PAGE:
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Michigan News Items

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Fenton has a new bank with 835,000 capital. Lake Odessa Masons have dedicated a new temple. A street fair will be held at Grand Rapids Oct. 26 to 29. The naval reeruitingoffieers aceepted seven men at Bay City. Lapeer eounty held a very suceesssul and interesting reunión. Attendance at Alma college is 40 per cent gi-eater than last year. Bay City salt companies are unable to fill orders for lack of cars. G. J. Griffith, of Pickford, will establish a large woolen mili at the Soo. Ann Arbor's school board elected a woman- Mrs. Anna B. Bach- president. ïhere were 50 cases of diphtheria at Alpena and several families are quarantined. J. E. Hall's barn burned at Essexville, and Henry Buck was arrested on suspicion. The first brick block built at Caro is to be torn down to make room for a 810,000 hoteL Mrs. Nanc.y DeGrafE Toll a pioneer of Monroe, has just celebrated her lOOth birthday. The cold wave which swept over the state brought frost and snow and visions of coal bilis. Mrs. W. H. McKrill was probably f atally burned by a gasoline stove accident at Lansing. Mrs. W. H. McKrill was probably fataUy burned by a gasoline stove accident at Lansing. George Mace, a camp cook for the Delta Lumber Co., suicide d at the American house at Marquette. The Eighth Michigan cavalry at the reunión at Port Hurón elected C. E. Everett, of Milford, as president. The twenty-third annual reunión of the Ingham County Soldiers' and Sailors' association was held at Mason. James Connors, a 60-year-old pensioner, formerly of Owosso, dropped dead of heart disease at Lansing aftei a long spree. Grand Rapids' board of trade has options on several desirable sites and will mak e a bid for the next state military ncampment. The re are 378 pupils enrolled at the school for the deaf, with prospects of 50 more, and the accom modations are seriously taxed. The plant of the Marshall Waterworks Co., at Marshall was bought at foreclosure sale by Geo. II. Southworth, ior $40,450. The Twelfth Michigan infantry reunion at Grand Ledge was attended by i6 veUraa. J. Koble, of Cassopolis, is their president. Wm. Kuip, of Marshall, was arrested by U. S. officers, otiarffed with counterfeiting 5-centk pieces, many of which have circulated thereabouts. Cassopolis entertained the survivors of the Nineteenth Michigan infantry at their thirty-secoird reunión, which 109 of the old vets attended. The Twenty-third Michigan inlantry held ts thirty-second annual re? nnion at Vassar and S. C. Eandall of Fünt, was elected president. Joe Smith's summer residenee, three miles s,outh of Benton Harbor burneö with the barn and considerable housetold furniture. Loss, 83.500. Alíreil fUfon stole a farmer's coal aúd Í120 aear JacKson and got (opee years in prison. James Cleary stole a bag of flonr and got 13 jnontha Mrs. George Lyon, whoèe husband cut his throat three weeks ago, attempted suicide at Owosso, by takin? inorphine. She cannot recover. Mrs. George Hatch, who separated from her husband at Grand Ledge, sb: weeks ago and wentto Charlotte to live with her son, suicided by poisoning. The Port Huron engine and thresher works has received orders for 100 threshers and 100 engines, which wil! keep the plant in operation all winter. Marie Martin, aged 19, committed suicide at Grand Rapids by taking poison. She was from Kalamazoo and was despondent because unable to obtain work. Frederick W. Virgien, pleaded guilty to stealing jewelry from Albaugh & Son, at llillsdale, and Judge Lane sentenced him to thfee and one-half years in Jackson. A construction train on the Soo railroads was derailed near Whitedale by running into a cow. Charles Mose, a section fireman, and an unknown man were killed. Mrs. Ada Rigley, of Bridgeman, is barely 15 years old, but the eomplainant in a divorce suit. She was marrieu Nov. 12, 1896, when she was 14, but lef t her husband last May. John Harmon, aged 76, of Plymouth. was fatally injured by jumping f rom a buggy while a colt he was was running away. A young man with him was also badly injured. The salt trust has ad vaneed the price of salt. In Michigan the price goes np 10 cents a barrel; to agencies outside tht state, 5 cents. The last previous advance was on Aug. 18 - 5 cents. Petoskey's streets were crowded witli people during the G. A. R. encampinent there. Fully 7,000 visitors were present and speeches were made by Senator Burrows, Dept.-Com. Bliss and others. Charles G. Merchant, a veteran, 81 years oíd, committed suicide at Sturgis He sat down in a chair, placed a washbowl on another chair, then leaned over the bowl and blew his brains out. Chaplain Geo. H. Hickox, of Jackson prison, who has held that position since Oct 1, 1872 - 25 years- has resigned. During that time he has eonducted 6,500 services in the prison chape 1. Morgan Butler, of Three Oaks, was instan tly killed by the in of a gravel pit in which he was workingHe was buried alive, the force of the "earth breaking nearly every bone in Judge Allen B. Morse, of ex-coaool to Glasgow, vvho is expected home in Ionia soon is being boomed for the ; Democratie nomination for congress in the Fifth district, against William Aldeu Smith. The late Mrs. Jennie D. Xyler, of Saginaw, left her estáte, vaiued at Beveral thousand dollars, to the Home for the Friendless. This is the second legacy within four years. Harry Bates having léft S25,OÜO. Miss Ella McCarthy, of Chelsea while visiting at Jackson was fined for masquerading on the streets in male attire. Just for fun, she donned the clothe3 and helped a traveling man escort two girl friends around town. Fred Soehlein, of Monroe, froze bis big toe three years ago, and it was mirputated. Later the foot had to be cut off and a portion of the leg soon followed, and now it has cost him his life. He leavcsa widow acd several children. Robert A. Davison, aged 80, of DeckRrville. disappeared on the night of Aug. 24. He often said that no one would be troubled when he died.. It is thought that he secretly prepared his last resting place and took his life. Charles May, of Ann Arbor was drowned in McHugh's lake, near Whitmore Lake. He was fishing in company with Jack Heintzman when the boat suddenly eommenced leakinfr and sank. lleintzman reaehed the shore. Grand Army Veterans and the Uni formed Rank of the Knightsof I'ythias held encampments at Clare at the same time. Both were well attended and the parades were unusually attractive. The U. R. K. of P. gave an exhibition drill. The proposed railroad between Albion and Charlotte, by way of Duck ake, is being boomed. Brookfiekl eitizens will pi-obably raise 85,000, an.l the same amount is expected in Albion. The road wiU be 24 miles long and cost $1GO,OOO. While temporarily insane Mrs. Maggie Hafer. hanged herself in a bain at Marvin Iiathrick's, near Colon. She was a grass widow when she became the third wife of Henry Hafer about a ypar ago and he has cruelly treated ( h r constan tly. John Iiarnhart, a farmer near Alger, got married, and rnoved west of Greenwood. He soon became insanely jealous of his wife, when anyone, even a neighbor, carne to the house. His wife had tried to pacify him, but he went to a stream near by and drowned himself. The attendance at the reunión of the Northwestern soldiers and saüors at Big Rapids was unprecedented, and :ncluded several prominent personages. Senator Burrows, Congressman Mpsick, Commander Bliss and Capt. Belknap were among the speakers. Otis Algo, proprietor of the flouring nill at Oi-tonville, has been missing iour for ïome tiine past, so he set a trap and caught a well-known resident of the town. The fellow confessed and Mr. Algo and a neighbor dueked him in the mili race sëveral times as a )unishment. Joseph H. Gnflin, the Sagmavv man who made seusational statements of what he knew about the Strubel murtler mystei-y at Shepherd, but who could teil nothing of importance op. the witness stand, was found nearly dead n his back yard f rom a dose of opium. U ! thouglu he attempted to suicide. Orand Kaplds jobbers adopted resolutions condemninff the new interchangeable mileage books and appointed' a committee to walt on the presidents of the G. R. & I., C. & W. M. and D., G. R. & W. railroads, to see if the numerous restrictions and conditions suvrounding the sale of the books may not be removed. President McKinley has appointed Freeman B. Dickerson, the well-known book publisher, as postiuaster at De troit. utiier poítmasters appoinlea: At Eseanaba, Chas. M. Thatcher; FowlerVille, Aaron C. Cooper; Gaylord, Faustina M. Towle; Morenci, Abram Babcoek; Norvvay, Kichard M. Sanipson, Jr. Quincy, Francis E. Marsh, Jr.: Wayne, Henry Loss. An attempt to wreek a Michigan Central train at Masón was frustrated by a flagean whodiscovered that a switch had liecn opened and a coupling pin wetlg-ed in between the split rail and the rnain track. At this point the track is on an erabankment 15 feet high and a wreek there would have been serious. A tramp who passed through the town is suspected. Stephen S. Hurlbert, Charles E. Lyman and Fred W. Gage, prominent residen ts of Battle Creek, have been arrested, chargcd with having polluted Goguac lake by bathing therein. The ■ city obtains its water supply from this lake. The men arrested are among the numerous owners of land and surnmer cottages on the lake, and they will fight lor their riparian rights. Edftin F. Uhl, ex-assistant secretary of state and ex-ambnssador to Germauy, will probably leave Grand Kapids for good. He has formed a Chicago law partnership vvith Frank H. Jones, former first assistant postmaster-general and K. M. Landis, ex-private secretary to the late Secretary of State Gresham, under the flrm name of Uhl, Jones & Landis. His wife and family are still in Germany. Sarah Fitch, a frequent offender in pólice court at Grtond Kapids was sentenced to 30 days in jail and her band received a similar sentence at the same time. The woman's fine was afterward paid and she was released. She took a dose of morphine and, goinn- to the jail, called for her husband and when he appeared she said she was to die, and feil in a swoon at bis feet. Medical attendance failed to saye her. The famous Sparrow insanity case, the trial of whieh created such a sation at Lansing a year ago and which resulted in the finding that Miss Ilenrietta Sparrow was insane, is about to be tried all overagain. Judge Q. A. Sihith, attorney for Miss Sparrow, has filed the required bond for an appeal to the circuit court in accordance with an act of the last leg-islature which was passed with special reference to this case. Three houses were broken into early in the evening in the outskirts of Iludson, and then David Way discovered the burglar leaviug his house. He folio wed the fellow four miles into the j country vvith a horse and wagon and got a drop on him. The burglar tried to gct away when Way shot him through the thigh and then loaded him into the wagon and took him to town. He was identified as the notorioüs James Butler, a life-long colored criminal. He may die from his wound. After nearly three months' idleness bettveen 25,000 and 30,000 miners in tlie Pittsburg district have returned to work in accordance vvith the action of the Columbus convention. Nearly all of the others will go to work within a a few days, It is estimated that the strike, which lasted C5 working days, cost the people of the Pittsburg district over $5,000,000. Of tb is amount the strikers lost about 82,250,000 in wag-es. The strike against the DeArmits will be continued until they come to the 65-cent rate. Imposing ceremonies marked the dedication of the new M. li. church at Alma. The building cost $7, 500. Rev. W. M. Puffer, presidiní eider of the Lansing district, condueted the ceremonies. The dedication sermón was preached by Rev. Dr. B. I. Ives, of Auburn, N. Y., and he raised 85,000 to wipe out the church debt. In the af ternoon a service was conducted by Rev. Joseph F. Berry, editor of the fimvoith Herald, Chicagro, and in the , ircniag oecretaryol state vvasmugton (iardner delivered an address. Tb ree Columbus, O., penitentiary prisoners assaulted the guards, took the ir guns, then appeared in the guard room and leveled revolvers at Capt. Saxby, and attempted to escape. A liht ensued. Two of the prisoners, liot'ts and Clark, got away, but were aauffht later. Lincoln, the third prisoner was held. James, a sub-guard, was shot twice. Botts is from Lucas and Clark and Lincoln from Cuyahoga jouaty. Jackson, the capital of Mississippi Is depopulated, its business houses closed, and its newspapers suspended, because sevea cases of yellow fever were ofEcially announced at its very doors, with many suspected cases at various points. Thousands of citizens ned from the city before a rigid quarantine was thrown about the town. The yellow fever situation increases in seriousness at New Orleans, Biloxi, Mobile, Ocean Springs and other points throughout the south. Sarah Bernhardt, the famous actress, íiad a narrow escape from death at Belle Isle-en-Mer, department of Morbihan, France, while endeavoring to reach the seashore via the cliffs. After iesceníimg a short distance, Mme. Bernhardt was unable to advance or retreat. Her shrieks f or help attracted the attention of a bather, who climbed up to her side and seized her just as the boulder, to whicli she was clingIng, broke away, and thus she was saved from beiug crushed to death. The aetress and her rescuer lost their footing and rolled down the cliff to 'Jie sea, where thev were reseued.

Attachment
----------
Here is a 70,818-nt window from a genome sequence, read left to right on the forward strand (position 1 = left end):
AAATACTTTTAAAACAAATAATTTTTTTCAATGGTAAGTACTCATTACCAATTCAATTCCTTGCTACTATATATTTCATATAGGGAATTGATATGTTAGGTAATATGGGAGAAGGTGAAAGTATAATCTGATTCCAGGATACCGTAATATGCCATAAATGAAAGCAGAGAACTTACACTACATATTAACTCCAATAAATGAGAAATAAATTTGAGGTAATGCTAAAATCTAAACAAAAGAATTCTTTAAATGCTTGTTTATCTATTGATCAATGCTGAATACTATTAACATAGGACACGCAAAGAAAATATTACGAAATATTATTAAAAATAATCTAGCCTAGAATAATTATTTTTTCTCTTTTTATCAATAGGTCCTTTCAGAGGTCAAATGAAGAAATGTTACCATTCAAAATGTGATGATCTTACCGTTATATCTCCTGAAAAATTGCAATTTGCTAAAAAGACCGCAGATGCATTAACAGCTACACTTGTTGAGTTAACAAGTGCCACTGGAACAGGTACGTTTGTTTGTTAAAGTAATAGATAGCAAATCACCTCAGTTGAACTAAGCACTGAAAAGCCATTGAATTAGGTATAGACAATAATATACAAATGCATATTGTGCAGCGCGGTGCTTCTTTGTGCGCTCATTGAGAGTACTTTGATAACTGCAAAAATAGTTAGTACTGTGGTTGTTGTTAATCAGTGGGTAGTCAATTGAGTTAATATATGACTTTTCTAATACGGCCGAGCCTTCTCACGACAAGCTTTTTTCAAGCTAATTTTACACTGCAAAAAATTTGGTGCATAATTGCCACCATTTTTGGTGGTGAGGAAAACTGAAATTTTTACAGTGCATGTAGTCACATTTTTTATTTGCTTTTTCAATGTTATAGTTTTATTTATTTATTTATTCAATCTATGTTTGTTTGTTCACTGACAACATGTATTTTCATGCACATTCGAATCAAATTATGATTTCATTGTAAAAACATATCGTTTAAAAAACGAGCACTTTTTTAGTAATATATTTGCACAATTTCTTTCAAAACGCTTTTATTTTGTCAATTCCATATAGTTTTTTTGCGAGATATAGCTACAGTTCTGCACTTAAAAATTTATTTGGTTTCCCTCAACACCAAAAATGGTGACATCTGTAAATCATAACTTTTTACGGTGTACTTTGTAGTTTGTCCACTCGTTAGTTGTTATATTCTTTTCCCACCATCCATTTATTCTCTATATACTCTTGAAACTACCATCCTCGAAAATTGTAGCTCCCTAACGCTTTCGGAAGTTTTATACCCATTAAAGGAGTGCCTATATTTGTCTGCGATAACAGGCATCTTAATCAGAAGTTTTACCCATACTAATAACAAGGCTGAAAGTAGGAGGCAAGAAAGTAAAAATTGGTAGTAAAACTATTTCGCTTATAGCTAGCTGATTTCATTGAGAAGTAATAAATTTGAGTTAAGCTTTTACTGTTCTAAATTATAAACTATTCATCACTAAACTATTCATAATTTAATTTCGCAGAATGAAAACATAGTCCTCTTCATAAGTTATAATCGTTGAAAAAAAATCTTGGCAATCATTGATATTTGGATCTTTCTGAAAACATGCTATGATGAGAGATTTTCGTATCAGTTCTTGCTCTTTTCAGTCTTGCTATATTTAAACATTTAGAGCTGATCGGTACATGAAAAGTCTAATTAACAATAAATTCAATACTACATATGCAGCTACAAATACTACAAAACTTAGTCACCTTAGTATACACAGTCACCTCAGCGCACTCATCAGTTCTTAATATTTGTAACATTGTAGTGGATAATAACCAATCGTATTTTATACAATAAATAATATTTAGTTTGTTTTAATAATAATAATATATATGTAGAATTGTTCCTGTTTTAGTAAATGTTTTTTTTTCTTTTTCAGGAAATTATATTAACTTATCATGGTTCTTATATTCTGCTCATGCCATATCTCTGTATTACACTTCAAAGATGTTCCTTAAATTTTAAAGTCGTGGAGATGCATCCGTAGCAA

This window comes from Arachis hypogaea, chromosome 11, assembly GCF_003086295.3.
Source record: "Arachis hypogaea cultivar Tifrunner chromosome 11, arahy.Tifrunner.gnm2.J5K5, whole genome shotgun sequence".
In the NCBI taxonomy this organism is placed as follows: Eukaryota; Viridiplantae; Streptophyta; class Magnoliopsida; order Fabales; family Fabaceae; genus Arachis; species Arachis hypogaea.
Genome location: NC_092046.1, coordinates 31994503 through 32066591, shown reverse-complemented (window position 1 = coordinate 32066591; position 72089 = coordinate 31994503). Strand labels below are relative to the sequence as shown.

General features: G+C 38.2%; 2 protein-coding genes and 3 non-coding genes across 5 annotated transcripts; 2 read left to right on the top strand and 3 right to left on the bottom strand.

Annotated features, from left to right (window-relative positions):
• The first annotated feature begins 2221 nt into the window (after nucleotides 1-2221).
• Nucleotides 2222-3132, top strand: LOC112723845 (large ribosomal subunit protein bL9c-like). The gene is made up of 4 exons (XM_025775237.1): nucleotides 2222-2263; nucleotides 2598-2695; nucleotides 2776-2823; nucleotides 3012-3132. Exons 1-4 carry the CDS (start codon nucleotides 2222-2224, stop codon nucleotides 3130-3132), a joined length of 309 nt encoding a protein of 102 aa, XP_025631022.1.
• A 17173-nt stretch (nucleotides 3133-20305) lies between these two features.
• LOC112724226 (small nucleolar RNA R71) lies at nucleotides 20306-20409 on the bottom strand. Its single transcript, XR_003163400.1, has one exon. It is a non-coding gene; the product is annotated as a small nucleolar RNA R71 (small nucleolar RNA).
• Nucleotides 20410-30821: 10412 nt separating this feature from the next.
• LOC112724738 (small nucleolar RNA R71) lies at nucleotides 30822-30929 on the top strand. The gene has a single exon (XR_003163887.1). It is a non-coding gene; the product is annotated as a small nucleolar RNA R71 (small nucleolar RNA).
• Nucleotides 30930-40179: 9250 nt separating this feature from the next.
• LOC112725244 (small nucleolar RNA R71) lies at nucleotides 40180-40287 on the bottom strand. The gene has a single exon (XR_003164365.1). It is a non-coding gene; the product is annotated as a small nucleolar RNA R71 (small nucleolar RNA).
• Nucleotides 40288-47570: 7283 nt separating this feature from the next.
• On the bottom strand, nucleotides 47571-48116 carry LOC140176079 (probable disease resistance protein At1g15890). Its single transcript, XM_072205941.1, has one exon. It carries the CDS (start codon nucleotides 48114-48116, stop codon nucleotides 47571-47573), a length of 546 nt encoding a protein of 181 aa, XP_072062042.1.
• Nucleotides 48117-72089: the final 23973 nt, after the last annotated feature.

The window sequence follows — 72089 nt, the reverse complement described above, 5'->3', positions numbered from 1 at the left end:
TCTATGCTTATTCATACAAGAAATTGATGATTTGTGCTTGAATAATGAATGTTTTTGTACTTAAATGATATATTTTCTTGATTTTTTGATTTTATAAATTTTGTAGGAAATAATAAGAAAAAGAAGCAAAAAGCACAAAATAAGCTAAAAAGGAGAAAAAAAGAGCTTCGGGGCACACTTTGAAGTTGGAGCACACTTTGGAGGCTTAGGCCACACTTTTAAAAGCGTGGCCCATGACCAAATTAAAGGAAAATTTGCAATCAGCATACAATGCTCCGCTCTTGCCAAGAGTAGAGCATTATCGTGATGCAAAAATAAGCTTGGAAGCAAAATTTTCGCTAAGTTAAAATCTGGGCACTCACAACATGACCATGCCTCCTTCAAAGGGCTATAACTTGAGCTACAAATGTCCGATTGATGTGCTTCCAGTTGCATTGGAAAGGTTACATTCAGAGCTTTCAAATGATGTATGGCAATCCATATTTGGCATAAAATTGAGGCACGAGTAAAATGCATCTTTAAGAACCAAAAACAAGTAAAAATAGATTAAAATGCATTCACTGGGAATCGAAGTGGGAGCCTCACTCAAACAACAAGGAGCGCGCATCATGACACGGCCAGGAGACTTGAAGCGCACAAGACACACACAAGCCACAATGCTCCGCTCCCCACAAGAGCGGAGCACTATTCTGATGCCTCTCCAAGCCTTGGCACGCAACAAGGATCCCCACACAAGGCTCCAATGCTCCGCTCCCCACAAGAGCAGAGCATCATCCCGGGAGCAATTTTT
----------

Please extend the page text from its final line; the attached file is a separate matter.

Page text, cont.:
Old News
Ann Arbor Register